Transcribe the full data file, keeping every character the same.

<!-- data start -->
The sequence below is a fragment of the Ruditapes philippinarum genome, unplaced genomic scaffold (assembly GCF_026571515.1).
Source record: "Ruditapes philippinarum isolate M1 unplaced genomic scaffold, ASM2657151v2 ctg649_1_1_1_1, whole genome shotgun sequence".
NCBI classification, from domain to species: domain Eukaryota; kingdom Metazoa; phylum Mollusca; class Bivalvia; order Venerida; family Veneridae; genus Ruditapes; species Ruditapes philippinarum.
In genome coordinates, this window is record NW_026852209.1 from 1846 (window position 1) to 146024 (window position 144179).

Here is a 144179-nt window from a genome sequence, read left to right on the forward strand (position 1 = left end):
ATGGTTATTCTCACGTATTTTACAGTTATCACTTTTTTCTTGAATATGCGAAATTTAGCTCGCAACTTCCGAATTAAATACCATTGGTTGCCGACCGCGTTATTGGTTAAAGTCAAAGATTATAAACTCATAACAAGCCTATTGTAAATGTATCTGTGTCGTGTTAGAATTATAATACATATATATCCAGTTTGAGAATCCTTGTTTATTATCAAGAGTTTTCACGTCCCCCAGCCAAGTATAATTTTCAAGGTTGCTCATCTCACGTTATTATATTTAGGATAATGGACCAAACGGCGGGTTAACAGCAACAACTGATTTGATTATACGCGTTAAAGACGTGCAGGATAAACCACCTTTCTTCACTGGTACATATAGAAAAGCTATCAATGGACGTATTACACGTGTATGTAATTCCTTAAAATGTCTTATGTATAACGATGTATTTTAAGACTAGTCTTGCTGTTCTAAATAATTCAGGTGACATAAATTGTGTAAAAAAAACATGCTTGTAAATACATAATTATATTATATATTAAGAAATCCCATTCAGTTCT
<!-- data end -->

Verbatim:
The sequence below is a fragment of the Ruditapes philippinarum genome, unplaced genomic scaffold (assembly GCF_026571515.1).
Source record: "Ruditapes philippinarum isolate M1 unplaced genomic scaffold, ASM2657151v2 ctg649_1_1_1_1, whole genome shotgun sequence".
NCBI classification, from domain to species: domain Eukaryota; kingdom Metazoa; phylum Mollusca; class Bivalvia; order Venerida; family Veneridae; genus Ruditapes; species Ruditapes philippinarum.
In genome coordinates, this window is record NW_026852209.1 from 1846 (window position 1) to 146024 (window position 144179).

Here is a 144179-nt window from a genome sequence, read left to right on the forward strand (position 1 = left end):
ATGGTTATTCTCACGTATTTTACAGTTATCACTTTTTTCTTGAATATGCGAAATTTAGCTCGCAACTTCCGAATTAAATACCATTGGTTGCCGACCGCGTTATTGGTTAAAGTCAAAGATTATAAACTCATAACAAGCCTATTGTAAATGTATCTGTGTCGTGTTAGAATTATAATACATATATATCCAGTTTGAGAATCCTTGTTTATTATCAAGAGTTTTCACGTCCCCCAGCCAAGTATAATTTTCAAGGTTGCTCATCTCACGTTATTATATTTAGGATAATGGACCAAACGGCGGGTTAACAGCAACAACTGATTTGATTATACGCGTTAAAGACGTGCAGGATAAACCACCTTTCTTCACTGGTACATATAGAAAAGCTATCAATGGACGTATTACACGTGTATGTAATTCCTTAAAATGTCTTATGTATAACGATGTATTTTAAGACTAGTCTTGCTGTTCTAAATAATTCAGGTGACATAAATTGTGTAAAAAAAACATGCTTGTAAATACATAATTATATTATATATTAAGAAATCCCATTCAGTTCT